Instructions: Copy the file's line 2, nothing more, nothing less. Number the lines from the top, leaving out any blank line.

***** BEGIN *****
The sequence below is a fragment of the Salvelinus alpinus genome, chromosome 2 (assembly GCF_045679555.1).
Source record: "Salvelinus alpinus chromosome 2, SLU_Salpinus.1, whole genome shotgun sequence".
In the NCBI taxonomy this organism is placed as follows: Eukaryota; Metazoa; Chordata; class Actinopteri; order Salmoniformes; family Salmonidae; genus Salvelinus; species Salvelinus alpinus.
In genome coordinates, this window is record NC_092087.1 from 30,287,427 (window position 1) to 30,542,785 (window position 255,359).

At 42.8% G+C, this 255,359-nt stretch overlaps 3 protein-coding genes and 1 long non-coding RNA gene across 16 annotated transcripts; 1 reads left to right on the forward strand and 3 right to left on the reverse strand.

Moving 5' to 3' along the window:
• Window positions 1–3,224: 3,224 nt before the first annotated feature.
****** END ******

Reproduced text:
Source record: "Salvelinus alpinus chromosome 2, SLU_Salpinus.1, whole genome shotgun sequence".